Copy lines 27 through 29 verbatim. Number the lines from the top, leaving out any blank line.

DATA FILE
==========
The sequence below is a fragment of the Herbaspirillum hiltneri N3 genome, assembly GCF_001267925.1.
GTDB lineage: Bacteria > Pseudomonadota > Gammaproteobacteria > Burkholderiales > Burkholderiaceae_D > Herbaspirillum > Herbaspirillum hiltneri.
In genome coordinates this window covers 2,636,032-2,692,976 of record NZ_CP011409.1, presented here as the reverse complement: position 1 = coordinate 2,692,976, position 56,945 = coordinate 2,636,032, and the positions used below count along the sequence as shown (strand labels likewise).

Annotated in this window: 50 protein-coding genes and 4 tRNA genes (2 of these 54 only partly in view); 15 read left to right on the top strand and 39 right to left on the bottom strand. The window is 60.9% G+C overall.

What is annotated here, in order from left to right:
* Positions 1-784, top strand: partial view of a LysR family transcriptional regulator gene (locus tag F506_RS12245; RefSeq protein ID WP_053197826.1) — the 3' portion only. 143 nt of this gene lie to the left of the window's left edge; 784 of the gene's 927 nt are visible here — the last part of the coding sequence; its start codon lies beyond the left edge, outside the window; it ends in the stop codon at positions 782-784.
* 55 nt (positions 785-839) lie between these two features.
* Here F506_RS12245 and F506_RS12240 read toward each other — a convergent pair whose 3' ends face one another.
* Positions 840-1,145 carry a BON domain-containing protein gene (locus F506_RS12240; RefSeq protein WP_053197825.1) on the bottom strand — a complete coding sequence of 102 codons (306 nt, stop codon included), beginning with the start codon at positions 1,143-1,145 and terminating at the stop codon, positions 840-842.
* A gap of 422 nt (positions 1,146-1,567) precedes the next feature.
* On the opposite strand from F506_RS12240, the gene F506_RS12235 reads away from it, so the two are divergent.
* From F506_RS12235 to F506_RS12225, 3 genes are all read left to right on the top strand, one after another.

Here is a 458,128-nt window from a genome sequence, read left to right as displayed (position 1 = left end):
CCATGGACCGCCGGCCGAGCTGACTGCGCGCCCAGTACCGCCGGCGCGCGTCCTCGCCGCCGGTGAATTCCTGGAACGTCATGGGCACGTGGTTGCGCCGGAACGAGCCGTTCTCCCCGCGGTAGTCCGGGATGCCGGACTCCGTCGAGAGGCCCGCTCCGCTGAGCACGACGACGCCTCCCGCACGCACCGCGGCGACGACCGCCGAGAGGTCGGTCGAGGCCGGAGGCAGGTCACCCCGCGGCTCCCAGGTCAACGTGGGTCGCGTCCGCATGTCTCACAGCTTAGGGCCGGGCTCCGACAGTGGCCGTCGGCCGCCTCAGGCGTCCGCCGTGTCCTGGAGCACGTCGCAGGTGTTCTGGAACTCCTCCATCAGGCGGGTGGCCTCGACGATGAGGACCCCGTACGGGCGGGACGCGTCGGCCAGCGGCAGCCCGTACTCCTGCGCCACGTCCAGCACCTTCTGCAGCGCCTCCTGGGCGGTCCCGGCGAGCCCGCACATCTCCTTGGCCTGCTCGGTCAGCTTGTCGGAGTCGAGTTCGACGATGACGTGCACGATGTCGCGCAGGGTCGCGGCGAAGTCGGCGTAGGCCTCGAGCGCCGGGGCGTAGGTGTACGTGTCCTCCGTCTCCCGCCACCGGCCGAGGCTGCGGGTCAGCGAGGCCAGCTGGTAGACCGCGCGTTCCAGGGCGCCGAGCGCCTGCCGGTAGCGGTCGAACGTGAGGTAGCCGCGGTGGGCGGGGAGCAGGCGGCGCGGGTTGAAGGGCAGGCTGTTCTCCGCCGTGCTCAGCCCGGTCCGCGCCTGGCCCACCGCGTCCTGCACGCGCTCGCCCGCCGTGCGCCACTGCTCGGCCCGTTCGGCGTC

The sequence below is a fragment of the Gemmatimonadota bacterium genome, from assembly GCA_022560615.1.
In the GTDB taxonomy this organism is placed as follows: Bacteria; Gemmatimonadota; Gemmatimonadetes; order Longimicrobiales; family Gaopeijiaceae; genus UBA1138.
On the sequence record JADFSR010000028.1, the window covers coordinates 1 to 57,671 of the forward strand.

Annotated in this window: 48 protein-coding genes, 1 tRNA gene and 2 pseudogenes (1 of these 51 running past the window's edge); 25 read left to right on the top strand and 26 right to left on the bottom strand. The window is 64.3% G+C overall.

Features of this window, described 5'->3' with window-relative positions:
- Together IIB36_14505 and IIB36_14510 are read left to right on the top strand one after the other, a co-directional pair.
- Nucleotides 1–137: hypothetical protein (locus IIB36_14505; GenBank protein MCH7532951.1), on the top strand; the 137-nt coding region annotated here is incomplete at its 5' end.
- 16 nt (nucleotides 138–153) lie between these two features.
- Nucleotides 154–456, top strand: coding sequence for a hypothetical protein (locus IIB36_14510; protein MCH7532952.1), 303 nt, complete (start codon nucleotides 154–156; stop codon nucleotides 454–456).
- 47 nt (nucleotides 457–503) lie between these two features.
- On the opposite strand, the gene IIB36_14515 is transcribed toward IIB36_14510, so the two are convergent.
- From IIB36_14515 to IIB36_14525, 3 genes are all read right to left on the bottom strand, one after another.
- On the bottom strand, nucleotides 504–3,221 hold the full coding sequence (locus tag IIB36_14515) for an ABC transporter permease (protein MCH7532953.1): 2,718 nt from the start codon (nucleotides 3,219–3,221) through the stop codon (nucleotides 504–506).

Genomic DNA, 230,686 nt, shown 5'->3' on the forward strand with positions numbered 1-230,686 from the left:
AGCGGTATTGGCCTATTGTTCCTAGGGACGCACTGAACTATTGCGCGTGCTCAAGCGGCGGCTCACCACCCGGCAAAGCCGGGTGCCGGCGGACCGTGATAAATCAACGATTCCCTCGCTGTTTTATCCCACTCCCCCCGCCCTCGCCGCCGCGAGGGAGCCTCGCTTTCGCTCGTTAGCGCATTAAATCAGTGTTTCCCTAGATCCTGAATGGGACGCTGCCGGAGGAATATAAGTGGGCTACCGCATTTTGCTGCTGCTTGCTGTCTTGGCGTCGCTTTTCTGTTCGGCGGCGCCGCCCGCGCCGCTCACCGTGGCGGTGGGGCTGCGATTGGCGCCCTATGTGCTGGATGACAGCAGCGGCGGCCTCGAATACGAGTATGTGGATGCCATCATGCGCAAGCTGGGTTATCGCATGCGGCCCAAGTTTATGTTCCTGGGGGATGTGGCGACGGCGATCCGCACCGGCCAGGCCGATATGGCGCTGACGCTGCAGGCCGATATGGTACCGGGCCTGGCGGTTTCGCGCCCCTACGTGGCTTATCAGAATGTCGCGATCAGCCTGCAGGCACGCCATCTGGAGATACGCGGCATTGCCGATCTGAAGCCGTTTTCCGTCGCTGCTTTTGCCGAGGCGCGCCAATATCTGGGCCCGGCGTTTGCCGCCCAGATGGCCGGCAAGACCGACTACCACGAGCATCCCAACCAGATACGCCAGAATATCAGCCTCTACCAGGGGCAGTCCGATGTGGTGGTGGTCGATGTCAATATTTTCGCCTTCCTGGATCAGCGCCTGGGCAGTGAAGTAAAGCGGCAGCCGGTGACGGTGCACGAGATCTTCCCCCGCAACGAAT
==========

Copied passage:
- On the bottom strand, nucleotides 504–3,221 hold the full coding sequence (locus tag IIB36_14515) for an ABC transporter permease (protein MCH7532953.1): 2,718 nt from the start codon (nucleotides 3,219–3,221) through the stop codon (nucleotides 504–506).

Genomic DNA, 230,686 nt, shown 5'->3' on the forward strand with positions numbered 1-230,686 from the left:
AGCGGTATTGGCCTATTGTTCCTAGGGACGCACTGAACTATTGCGCGTGCTCAAGCGGCGGCTCACCACCCGGCAAAGCCGGGTGCCGGCGGACCGTGATAAATCAACGATTCCCTCGCTGTTTTATCCCACTCCCCCCGCCCTCGCCGCCGCGAGGGAGCCTCGCTTTCGCTCGTTAGCGCATTAAATCAGTGTTTCCCTAGATCCTGAATGGGACGCTGCCGGAGGAATATAAGTGGGCTACCGCATTTTGCTGCTGCTTGCTGTCTTGGCGTCGCTTTTCTGTTCGGCGGCGCCGCCCGCGCCGCTCACCGTGGCGGTGGGGCTGCGATTGGCGCCCTATGTGCTGGATGACAGCAGCGGCGGCCTCGAATACGAGTATGTGGATGCCATCATGCGCAAGCTGGGTTATCGCATGCGGCCCAAGTTTATGTTCCTGGGGGATGTGGCGACGGCGATCCGCACCGGCCAGGCCGATATGGCGCTGACGCTGCAGGCCGATATGGTACCGGGCCTGGCGGTTTCGCGCCCCTACGTGGCTTATCAGAATGTCGCGATCAGCCTGCAGGCACGCCATCTGGAGATACGCGGCATTGCCGATCTGAAGCCGTTTTCCGTCGCTGCTTTTGCCGAGGCGCGCCAATATCTGGGCCCGGCGTTTGCCGCCCAGATGGCCGGCAAGACCGACTACCACGAGCATCCCAACCAGATACGCCAGAATATCAGCCTCTACCAGGGGCAGTCCGATGTGGTGGTGGTCGATGTCAATATTTTCGCCTTCCTGGATCAGCGCCTGGGCAGTGAAGTAAAGCGGCAGCCGGTGACGGTGCACGAGATCTTCCCCCGCAACGAAT